Dan Linn

Executive Director, Illinois NORML and General Manager, Maribis

Illinois NORML director Dan Linn | Dan Linn

Dan Linn has spent over a decade advocating for cannabis legalization by lobbying lawmakers in Springfield and giving speeches across the state.

During his time working with the National Organization for the Reform of Marijuana Laws and the Marijuana Policy Project — the country’s most powerful pot advocacy groups —  state lawmakers have legalized medical marijuana and started pushing recreational cannabis legislation.

After Illinois’ medical cannabis law was passed, Linn started a consulting firm to help prospective business owners obtain licenses, and he now manages a pair of Maribis dispensaries in Chicago and Springfield.

While the shift has made him “a target for people’s criticisms” — some of whom insist that his dual roles present a conflict of interest — Linn plans to continue lobbying for full-on legalization while also working for Maribis.

Donte Townsend

Founder, Chicago NORML

Chicago NORML founder Donte Townsend | Chicago NORML

Donte Townsend started the Chicago chapter of NORML last year as a way to push for equity in the state’s predominantly-white pot industry.

Illinois currently has no black-owned medical dispensaries or cultivation centers. Townsend hopes cannabis legalization can both embolden black and brown entrepreneurs and spark reforms to the criminal justice system.

Aside from meeting with lawmakers, the nonprofit also offers services to communities that have been ravaged by the drug war, including dispensary and cultivation training and expungement seminars.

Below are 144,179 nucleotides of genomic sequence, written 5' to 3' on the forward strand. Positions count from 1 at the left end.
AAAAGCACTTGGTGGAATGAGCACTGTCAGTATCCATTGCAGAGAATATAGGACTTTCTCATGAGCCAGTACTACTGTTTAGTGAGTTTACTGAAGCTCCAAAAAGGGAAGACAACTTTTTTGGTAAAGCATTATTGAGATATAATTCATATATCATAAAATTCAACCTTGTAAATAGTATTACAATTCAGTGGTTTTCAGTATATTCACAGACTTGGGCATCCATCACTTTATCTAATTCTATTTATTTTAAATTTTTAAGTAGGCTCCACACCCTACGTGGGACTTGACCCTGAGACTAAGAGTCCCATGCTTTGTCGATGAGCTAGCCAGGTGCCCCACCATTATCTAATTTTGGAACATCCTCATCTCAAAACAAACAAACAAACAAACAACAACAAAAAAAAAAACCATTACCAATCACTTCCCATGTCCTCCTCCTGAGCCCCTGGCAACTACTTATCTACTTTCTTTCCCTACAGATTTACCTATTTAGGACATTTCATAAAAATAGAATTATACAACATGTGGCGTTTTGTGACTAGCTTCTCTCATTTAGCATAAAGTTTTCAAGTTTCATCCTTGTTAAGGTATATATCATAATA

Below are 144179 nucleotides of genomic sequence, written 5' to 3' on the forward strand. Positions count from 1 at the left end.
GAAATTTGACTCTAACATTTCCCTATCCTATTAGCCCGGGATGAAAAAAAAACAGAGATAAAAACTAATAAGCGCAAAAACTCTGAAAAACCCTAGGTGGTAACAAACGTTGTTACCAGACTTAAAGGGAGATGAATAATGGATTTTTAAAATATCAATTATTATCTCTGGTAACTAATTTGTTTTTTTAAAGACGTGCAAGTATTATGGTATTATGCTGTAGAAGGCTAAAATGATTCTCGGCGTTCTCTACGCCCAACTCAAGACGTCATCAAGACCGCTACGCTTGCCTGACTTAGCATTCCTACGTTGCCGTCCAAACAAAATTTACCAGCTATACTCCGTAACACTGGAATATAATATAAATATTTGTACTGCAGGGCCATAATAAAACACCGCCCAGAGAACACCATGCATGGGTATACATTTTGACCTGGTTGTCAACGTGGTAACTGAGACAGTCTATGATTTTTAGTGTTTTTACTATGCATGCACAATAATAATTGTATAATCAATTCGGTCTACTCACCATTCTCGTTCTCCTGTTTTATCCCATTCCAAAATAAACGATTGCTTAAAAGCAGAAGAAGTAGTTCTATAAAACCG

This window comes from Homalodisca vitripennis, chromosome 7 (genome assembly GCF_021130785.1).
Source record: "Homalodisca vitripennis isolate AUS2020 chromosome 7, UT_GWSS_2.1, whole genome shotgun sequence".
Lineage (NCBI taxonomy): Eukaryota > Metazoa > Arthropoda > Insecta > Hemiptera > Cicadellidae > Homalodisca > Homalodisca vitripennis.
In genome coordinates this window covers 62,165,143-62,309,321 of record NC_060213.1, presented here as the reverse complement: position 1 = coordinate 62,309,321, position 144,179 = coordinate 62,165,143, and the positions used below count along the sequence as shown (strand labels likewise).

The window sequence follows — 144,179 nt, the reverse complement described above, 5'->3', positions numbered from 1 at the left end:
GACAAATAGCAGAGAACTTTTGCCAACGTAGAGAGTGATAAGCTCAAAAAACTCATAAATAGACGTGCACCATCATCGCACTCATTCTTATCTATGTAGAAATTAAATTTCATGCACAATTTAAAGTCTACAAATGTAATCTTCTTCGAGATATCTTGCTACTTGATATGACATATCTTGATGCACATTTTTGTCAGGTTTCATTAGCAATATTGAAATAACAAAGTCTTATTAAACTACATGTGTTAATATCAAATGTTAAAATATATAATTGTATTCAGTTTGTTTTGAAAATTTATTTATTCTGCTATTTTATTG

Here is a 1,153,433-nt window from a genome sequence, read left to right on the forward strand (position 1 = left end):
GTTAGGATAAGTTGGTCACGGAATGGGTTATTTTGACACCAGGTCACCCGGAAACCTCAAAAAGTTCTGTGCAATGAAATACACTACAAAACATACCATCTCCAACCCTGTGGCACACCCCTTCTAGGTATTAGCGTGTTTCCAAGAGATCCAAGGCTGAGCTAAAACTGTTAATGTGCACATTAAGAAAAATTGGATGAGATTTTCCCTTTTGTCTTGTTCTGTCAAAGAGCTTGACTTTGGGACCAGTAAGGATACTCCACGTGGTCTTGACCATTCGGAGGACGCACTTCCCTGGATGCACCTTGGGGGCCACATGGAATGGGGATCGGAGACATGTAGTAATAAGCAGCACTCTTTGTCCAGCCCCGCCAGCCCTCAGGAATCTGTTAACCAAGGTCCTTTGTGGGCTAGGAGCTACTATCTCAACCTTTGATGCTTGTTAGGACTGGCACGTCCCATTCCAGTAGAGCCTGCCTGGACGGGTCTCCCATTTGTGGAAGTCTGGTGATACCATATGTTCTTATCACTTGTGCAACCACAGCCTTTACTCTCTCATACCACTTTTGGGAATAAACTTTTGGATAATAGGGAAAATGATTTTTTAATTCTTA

Townsend previously worked as a budtender at a Windy City Cannabis dispensary in south suburban Posen. He is now putting together an ownership group and finding investors to build and license a cultivation center in Illinois. He ultimately hopes to use some of the money from the endeavor to “help fix the city.”

“We just want our cut so we can revitalize our communities,” said Townsend.

Kelly Cassidy

Illinois State Representative (D-Chicago)

State Rep. Kelly Cassidy | Rich Hein/Sun-Times

Kelly Cassidy was raised on Anna Maria Island on Florida’s Gulf Coast in a “politically aware family.”

Cassidy’s father was an Irish immigrant and her mother was one of the first women admitted to the Coast Guard during World War II. Both parents encouraged her to vote and stay involved in politics.

Since moving to Illinois, Cassidy has lobbied on behalf of the National Organization for Women, worked for Senate President John Culluerton and served in the Cook County State’s Attorney’s Office.

Cassidy and state Sen. Heather Steans have worked in tandem on a series of cannabis reform measures. The duo led the push to decriminalize pot in Illinois in 2016 and more recently introduced legislation last year to legalize the drug for adult use. Although their initial legalization efforts fell short, the pair will introduce new bills as early as January.

Heather Steans

Illinois State Senator (D-Chicago)

State Sen. Heather Steans | State Sen. Heather Steans’ office

Heather Steans wasn’t immediately sold on medical marijuana legalization when it was first being debated in Springfield.

“As I started paying attention to that as an issue and really delved into what I thought about it, I just ended up thinking it was the right public policy, primarily because I think prohibition has been such a non-workable solution,” Steans said. “I just don’t think prohibition serves anybody very well and it just doesn’t work.”

Steans has since become one of the state’s leading cannabis advocates, co-sponsoring legislation to decriminalize the drug and pushing again for full-on legalization with Rep. Kelly Cassidy.

Raised in River Woods and Bannockburn, Steans views as a “positive step” toward improving Illinois’ dire fiscal condition.

“I’m hoping that by the time I leave, we’re in much better fiscal shape,” Steans said. “That’s what I really care about.”